Super Strength Test

A loud scream is coming from my son’s bedroom. He’s supposed to be napping. Guess that didn’t work out too well. I swing open his door and find him stuck in his rocking chair. It’s flipped over, with his little body wedged in between the foot-rest and the underside of the seat. How in the world did this happen?

“I was trying to be like Mr. Incredible when he gets stuck in his belt and uses his super strength to bust out,” he cries.

Right. Mommy needs to use her superhuman strength to wiggle him from the destructive jaws of the great wooden monster. At last, he’s free.

I Can Fly

Climbing the wooden ladder to the top of the playset, he stands tall and mighty. Can you guess what super boy is about to do? Thank goodness his handy dandy sidekick mommy is there to the rescue. Without time to throw on her spandex leotard, a ghastly sight anyway, she hurls herself forward just in time to catch the Superboy as his magical flying powers dissipate into thin air.

“That was cool!” he laughs.

Unfortunately,  sidekick mommy is busy hyperventilating and overcoming her near heart attack to take part in his excitement.

Through deep breaths, she manages to say, “Don’t. Ever. Do. That. Again.”  

Laser Beams

We’re standing in line at the grocery store when he gets the urge to be a superhero again. Great, I’m thinking. This outing is not the place for that.

Shoo! Shoo! Using his fists, he begins throwing laser beams to any unknown creature in his path.

“Stop. You can’t do that in a store.” I say.

Shoo! Shoo! His arms were flying forward. Eyes narrowed, and with a scrunched nose, he flings another beam. Except this was a big one. Standing in front of us was an older lady. I’m not one to judge, but she looks like she eats kids for breakfast. Not exactly the person you’d want to throw supersonic laser beams toward.  

With a light laugh and nervous smile, I say, “Sorry. My son thinks he’s a superhero.”

Hmmph, she grunts and turns around. I’m sensing danger, and my son’s villain detector has gone off. He pulls a Buzz Lightyear and crouches down with one arm back, and the other shooting forward. I look down just in time to see the destruction that is about to unravel. We’re talking unleashing all his powers to capture the evil villain kind of beam.

Shoo, shoo, shoo, shoo! We’re under attack! Laser beams are flying everywhere, the child-eating lady in front of us nearly jumps out of her nylon circulation stockings, when I do the unthinkable. I use my body as a shield to stop the blasts and get a hold of Captain Crazy Pants before we get kicked off this planet, in other words, out of the neighborhood grocery store.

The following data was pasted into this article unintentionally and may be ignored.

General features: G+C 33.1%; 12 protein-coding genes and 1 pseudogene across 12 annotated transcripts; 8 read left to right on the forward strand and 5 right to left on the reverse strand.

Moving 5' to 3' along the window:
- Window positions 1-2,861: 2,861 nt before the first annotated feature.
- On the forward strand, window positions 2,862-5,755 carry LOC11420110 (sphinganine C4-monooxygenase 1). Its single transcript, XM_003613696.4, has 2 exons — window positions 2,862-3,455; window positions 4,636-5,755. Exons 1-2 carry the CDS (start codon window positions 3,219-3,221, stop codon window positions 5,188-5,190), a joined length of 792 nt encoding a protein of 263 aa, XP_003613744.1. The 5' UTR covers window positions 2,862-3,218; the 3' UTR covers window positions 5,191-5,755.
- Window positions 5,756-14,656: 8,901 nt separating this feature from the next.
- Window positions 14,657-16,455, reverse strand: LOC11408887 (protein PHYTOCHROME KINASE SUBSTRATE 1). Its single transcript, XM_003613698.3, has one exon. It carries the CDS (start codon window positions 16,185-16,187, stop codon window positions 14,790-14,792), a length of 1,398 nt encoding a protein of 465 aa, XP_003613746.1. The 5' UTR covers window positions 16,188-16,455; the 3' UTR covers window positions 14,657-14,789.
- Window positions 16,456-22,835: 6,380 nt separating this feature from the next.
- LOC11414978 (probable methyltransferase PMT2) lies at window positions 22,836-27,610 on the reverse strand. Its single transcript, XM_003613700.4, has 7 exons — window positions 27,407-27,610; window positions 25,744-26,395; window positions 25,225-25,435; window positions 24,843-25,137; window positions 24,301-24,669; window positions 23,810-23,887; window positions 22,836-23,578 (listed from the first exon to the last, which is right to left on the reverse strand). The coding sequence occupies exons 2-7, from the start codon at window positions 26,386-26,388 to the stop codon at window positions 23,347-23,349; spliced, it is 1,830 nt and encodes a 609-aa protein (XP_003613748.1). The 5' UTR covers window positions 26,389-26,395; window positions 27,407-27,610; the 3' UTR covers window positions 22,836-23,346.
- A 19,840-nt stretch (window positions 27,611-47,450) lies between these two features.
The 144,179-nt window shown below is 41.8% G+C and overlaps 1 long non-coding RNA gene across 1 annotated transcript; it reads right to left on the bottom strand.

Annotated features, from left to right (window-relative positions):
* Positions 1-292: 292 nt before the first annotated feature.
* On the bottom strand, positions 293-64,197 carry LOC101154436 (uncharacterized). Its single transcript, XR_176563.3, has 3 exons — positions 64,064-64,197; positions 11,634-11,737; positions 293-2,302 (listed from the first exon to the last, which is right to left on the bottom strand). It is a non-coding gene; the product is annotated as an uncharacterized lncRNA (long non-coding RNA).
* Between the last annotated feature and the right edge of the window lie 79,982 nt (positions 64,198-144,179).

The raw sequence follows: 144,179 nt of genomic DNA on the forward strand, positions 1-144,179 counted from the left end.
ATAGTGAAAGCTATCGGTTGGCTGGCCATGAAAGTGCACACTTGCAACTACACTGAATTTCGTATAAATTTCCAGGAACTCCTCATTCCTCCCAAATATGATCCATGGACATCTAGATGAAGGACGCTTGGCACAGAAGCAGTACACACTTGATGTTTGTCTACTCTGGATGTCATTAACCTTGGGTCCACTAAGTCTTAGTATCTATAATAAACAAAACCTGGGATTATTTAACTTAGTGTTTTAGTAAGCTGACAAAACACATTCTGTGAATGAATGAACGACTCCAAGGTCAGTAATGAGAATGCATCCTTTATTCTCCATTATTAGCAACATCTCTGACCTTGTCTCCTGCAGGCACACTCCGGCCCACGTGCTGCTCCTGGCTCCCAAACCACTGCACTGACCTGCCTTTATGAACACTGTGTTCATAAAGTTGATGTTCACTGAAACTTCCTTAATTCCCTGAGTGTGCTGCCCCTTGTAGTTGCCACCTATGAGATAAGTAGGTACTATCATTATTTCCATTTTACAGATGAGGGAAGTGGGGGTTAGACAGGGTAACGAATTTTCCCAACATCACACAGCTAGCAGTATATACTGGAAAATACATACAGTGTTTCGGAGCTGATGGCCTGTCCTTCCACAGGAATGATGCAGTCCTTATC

“I’m so sorry,” are the only words I can get out of my mouth to save us from this embarrassing situation we’ve found ourselves in.

Thank goodness for the older man chuckling behind me who apparently watched the whole showdown.

I pass the apologetic look onto him, and he says, “I have three boys, and from what I can tell, those were some pretty good repulsor rays.”

We both laughed, and somehow we managed to get through the rest of the line without further attacks.

While I admire my son’s determination to save us commoners from the daily evil-doers of this world, we need to teach our invincible thinking Superboy that danger doesn’t always lurk around the corner. He doesn’t have to hang up his cape and get back to the daily grind of being a three-year-old but instead considers using his mighty superpowers to find the sock eating villain that lives in my dryer.

New Study Connects Diaper Contents to Brain Development

“Poopy brain!” your child yells at his little sister. Before sending the tyke to time-out for having a potty mouth, he may be onto something. Of course not literally, but a new study from University of North Carolina School of Medicine is finding connections between the yucky mess found in your child’s diaper to their future cognitive abilities. This isn’t to say you should study every lump and color (sorry, TMI) of your child’s fecal masterpiece, but know a scientist does.

The first year of a child’s life is critical in not only brain development but gut establishment as well. Looking for a possible connection between the two, Ph.D. Rebecca Knickmeyer, an associate professor of psychiatry, and a team of colleagues from the UNC, decided to take a closer look at the bacteria found in dirty diapers.

First, the team took fecal samples from nearly a hundred one-year-olds. A year later, using the same group of children, they conducted a series of cognitive tests that measured fine and gross motor skills along with perceptual abilities and language development.

Before I tell you the results, let’s review a quick science lesson about the microscopic powerhouses called microbes.